Electrodeposition of lead–cobalt composite coatings electrocatalytic for oxygen evolution and the properties of composite coated anodes for copper electrowinning
Jozegholami Barmi, M. and Nikoloski, A.N. (2012) Electrodeposition of lead–cobalt composite coatings electrocatalytic for oxygen evolution and the properties of composite coated anodes for copper electrowinning. Hydrometallurgy, 129-130 . pp. 59-66.
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Metal-matrix composite coatings of lead–cobalt (Pb–Co) and lead–cobalt oxide (Pb–Co3O4) were electrodeposited onto the surface of a conventional PbCaSn anode in an effort to develop an improved anode for use in base metal electrowinning. The developed coated anodes were examined in terms of their electrochemical and physical stability over several days of polarisation for the evolution of oxygen under typical copper electrowinning conditions. Results from scanning electron microscopy have shown that fresh Pb–Co and Pb–Co3O4 composite coated anodes have rougher surface than conventional (uncoated) PbCaSn anodes but the apparent differences in surface area become insignificant after several days of polarisation under typical copper electrowinning conditions. The Tafel slope on the Pb–Co anode was 92 mV dec− 1 and on the Pb–Co3O4 it was 90 mV dec− 1, which is significantly less than the 122 mV dec− 1 measured on the conventional PbCaSn anodes. The composite anodes exhibited consistently lower oxygen evolution potentials than the conventional type and the potential remained relatively stable throughout the polarisation period. The reduction in the operating anode potential can be attributed to the presence of cobalt in the surface layer while the decrease in the Tafel slope shows that this reduction can be related to a change in the mechanism of the oxygen evolution reaction. Corrosion rates estimated from 16 h tests showed that the composite coated anodes are more stable than the conventional type during short periods of operation. It was also observed that for the Pb–Co coated anode, both the rate of corrosion and the overpotential for the oxygen evolution reaction can be further reduced by the addition of organic additives such as thiourea.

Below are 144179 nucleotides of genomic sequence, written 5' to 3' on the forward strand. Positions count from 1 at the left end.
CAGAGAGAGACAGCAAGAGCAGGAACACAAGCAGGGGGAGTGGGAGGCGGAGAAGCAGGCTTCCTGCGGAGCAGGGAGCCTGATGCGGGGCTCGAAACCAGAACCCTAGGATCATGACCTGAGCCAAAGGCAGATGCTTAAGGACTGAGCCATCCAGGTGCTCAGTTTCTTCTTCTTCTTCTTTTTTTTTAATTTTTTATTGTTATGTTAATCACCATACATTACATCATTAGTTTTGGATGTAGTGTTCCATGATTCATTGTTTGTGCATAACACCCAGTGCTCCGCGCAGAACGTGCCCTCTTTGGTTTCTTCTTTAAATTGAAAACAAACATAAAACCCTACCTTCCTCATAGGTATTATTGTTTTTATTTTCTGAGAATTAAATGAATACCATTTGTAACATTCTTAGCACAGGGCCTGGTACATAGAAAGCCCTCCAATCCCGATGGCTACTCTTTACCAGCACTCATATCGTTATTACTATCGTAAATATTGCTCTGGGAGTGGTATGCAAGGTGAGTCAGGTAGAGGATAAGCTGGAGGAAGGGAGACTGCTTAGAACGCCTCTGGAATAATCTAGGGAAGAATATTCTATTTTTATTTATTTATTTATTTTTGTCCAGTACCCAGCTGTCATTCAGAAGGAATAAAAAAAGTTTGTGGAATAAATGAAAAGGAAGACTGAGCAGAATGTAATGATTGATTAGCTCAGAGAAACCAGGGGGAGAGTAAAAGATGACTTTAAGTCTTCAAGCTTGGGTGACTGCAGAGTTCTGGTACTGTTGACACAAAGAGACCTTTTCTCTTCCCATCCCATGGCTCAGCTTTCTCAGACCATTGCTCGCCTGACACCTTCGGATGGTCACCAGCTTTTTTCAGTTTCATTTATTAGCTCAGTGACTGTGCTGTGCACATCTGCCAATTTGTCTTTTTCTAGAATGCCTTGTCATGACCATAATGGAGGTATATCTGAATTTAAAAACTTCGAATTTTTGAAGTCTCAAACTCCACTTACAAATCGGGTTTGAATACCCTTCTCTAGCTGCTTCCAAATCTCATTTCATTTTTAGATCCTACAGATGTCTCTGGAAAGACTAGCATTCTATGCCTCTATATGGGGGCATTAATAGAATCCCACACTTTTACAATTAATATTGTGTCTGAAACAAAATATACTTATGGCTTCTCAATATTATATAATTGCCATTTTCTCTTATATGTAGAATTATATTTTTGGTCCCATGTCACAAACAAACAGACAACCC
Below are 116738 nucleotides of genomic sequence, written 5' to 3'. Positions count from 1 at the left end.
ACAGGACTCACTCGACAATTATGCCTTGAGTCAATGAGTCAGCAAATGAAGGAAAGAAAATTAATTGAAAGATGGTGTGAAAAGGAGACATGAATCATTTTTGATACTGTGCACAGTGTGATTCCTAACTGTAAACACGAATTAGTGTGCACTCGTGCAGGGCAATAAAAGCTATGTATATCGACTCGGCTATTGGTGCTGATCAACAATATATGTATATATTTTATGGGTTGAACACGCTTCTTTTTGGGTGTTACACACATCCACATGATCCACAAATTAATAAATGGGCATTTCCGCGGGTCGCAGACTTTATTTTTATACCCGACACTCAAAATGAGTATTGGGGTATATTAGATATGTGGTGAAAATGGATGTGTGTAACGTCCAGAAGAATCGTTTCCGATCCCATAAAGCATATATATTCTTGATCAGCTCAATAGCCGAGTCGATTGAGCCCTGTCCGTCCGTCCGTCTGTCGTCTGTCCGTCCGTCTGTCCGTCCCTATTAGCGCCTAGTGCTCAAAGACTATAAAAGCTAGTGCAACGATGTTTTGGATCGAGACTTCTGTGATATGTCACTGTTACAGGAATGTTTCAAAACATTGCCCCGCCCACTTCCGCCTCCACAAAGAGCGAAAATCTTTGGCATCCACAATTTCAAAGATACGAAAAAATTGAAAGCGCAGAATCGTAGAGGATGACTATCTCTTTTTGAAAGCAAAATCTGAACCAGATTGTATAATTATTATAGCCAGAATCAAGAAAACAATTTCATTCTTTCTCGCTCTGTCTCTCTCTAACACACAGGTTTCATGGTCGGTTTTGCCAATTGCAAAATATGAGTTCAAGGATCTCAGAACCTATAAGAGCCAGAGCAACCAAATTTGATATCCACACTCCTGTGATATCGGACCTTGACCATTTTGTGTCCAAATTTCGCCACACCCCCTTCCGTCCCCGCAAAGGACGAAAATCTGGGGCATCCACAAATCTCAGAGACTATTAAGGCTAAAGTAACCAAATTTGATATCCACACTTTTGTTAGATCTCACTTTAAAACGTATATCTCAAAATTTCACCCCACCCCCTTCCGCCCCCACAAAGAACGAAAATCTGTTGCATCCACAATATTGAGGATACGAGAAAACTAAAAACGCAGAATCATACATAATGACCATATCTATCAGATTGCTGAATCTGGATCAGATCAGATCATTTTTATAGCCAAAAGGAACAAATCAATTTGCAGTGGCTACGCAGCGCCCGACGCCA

|Publication Type:||Journal Article|
|Murdoch Affiliation:||School of Chemical and Mathematical Science|
|Copyright:||© 2012 Elsevier B.V.|
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